The solution is to illuminate the body parts that would give away your location. When a predator looks up, instead of seeing a shadow, it sees water illuminated by the same kind of light as the moon. Several fish and other sea creatures, such as the Hawaiian bobtail squid, have this uncanny ability.
Communication: With its elaborate light display, the firefly squid puts on a show that helps attract a mate and intimidate rivals.
Many of the light-producing tools that help with attack or defense have other useful purposes. For instance, the lure of the anglerfish also attracts mates, and the shrimp-like Cypridinids eject puffs of light during their mating rituals.
The firefly squid (Watasenia) provides an especially spectacular display. Flashing blue lights ring its body. Indeed, celebrations are held in Japan to honor this luminous squid. The flashing lights are thought to be used for defense, but recent evidence indicates that their eyes are sensitive to blue light, supporting the idea that the lights are also used for mating and possibly other forms of communication to share their position or the location of prey.
Most deep-sea creatures produce blue light because this wavelength travels the farthest in the water and is easiest to see. The ominous-looking dragonfish, however, produces a red light that illuminates unsuspecting prey. This wavelength cannot normally be detected by other fish in the deep ocean. But the eyes of dragonfish are tuned to see it, leading scientists to believe they could communicate with other dragonfish.
These complex mechanisms point dazzlingly to the Creator, who first spoke light into existence. Many light-producing marine organisms use a built-in chemical system, which relies on a type of molecule called luciferin. (This term is derived from the Latin word lucifer, which means “light bringer.”) To work, this chemical needs to combine with oxygen, requiring a separate enzyme called a luciferase. Luciferins are somewhat similar in every creature, but the luciferase enzymes can vary widely. Indeed, evolutionary biologists are forced to conclude that variations of this chemical process, called bioluminescence, must have evolved independently at least forty times.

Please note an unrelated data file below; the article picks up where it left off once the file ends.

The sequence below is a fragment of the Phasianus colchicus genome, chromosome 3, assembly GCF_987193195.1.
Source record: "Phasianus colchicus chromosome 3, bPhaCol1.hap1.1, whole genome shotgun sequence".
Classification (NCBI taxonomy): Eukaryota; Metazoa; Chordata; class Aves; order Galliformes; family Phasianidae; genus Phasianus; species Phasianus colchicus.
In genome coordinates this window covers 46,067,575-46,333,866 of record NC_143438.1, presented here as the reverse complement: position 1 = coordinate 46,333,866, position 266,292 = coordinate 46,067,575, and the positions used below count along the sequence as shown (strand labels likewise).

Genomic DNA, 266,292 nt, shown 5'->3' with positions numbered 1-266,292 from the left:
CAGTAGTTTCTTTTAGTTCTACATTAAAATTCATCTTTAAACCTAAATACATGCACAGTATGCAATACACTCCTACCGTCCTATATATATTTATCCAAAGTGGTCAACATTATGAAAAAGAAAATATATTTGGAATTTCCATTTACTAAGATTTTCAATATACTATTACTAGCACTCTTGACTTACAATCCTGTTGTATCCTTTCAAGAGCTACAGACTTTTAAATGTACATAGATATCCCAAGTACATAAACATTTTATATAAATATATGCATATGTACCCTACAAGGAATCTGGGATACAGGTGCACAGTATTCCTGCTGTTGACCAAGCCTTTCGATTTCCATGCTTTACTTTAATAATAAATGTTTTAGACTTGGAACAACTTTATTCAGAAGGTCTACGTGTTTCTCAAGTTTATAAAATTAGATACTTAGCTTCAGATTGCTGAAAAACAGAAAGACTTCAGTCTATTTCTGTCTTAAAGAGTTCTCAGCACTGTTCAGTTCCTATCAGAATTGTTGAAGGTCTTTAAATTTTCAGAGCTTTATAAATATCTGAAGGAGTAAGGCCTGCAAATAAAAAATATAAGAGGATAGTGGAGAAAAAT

Not all bioluminescent creatures produce their own light. Some have light organs, where they nurture one of the glowing species of bacteria, which they collect from the ocean. In a complex process the light organ essentially filters out unwanted bacteria in favor of the light-giving bacteria.
Further complicating this picture is that light production must be highly controlled. After all, the organism does not want to light up at the wrong time. In the Hawaiian bobtail squid, the bacteria Vibrio fisheri give off light only when they reach a certain concentration within the light organ. When the squid does not need the light, it expels some of the excess bacteria, causing the light reaction to stop. The glowing Vibrio fischeri bacteria were also designed with special genes and control factors that not only make luciferin and luciferase but also control the timing of their light response.
Because so many of these designs are useful for predator-prey relationships, it might appear that they were created for post-Fall survival only. But remember the other use mentioned. The ability to communicate suggests a pre-Fall purpose.
Though sound is the most efficient way to communicate in the ocean over long distances, light has several advantages. For instance, it could be more useful for private communication among creatures who share the ability to detect the same wavelengths of light, like a channel on a walkie-talkie.
Another possible pre-Fall use would be the tagging of discarded shells ready for disposal. Hundreds of species of sea creatures produce shells that would otherwise clutter the seafloor. Some small shrimps, crabs, and other shelled creatures carry bacteria that produce light on the shells once they are discarded. It appears that this may have been designed to alert other creatures who help break down the shells.
Light is a marvelous communication device. Most importantly, it shouts of God’s glory, which He instilled into His creation (Psalm 19). Whether the stars of heaven or the beacons of the deep, all point to the God who gave us light. These lights are beautiful reminders that God has conquered the darkness through Christ, giving us the hope of light and life that can never be quenched. “The light shines in the darkness, and the darkness did not comprehend it” (John 1:5).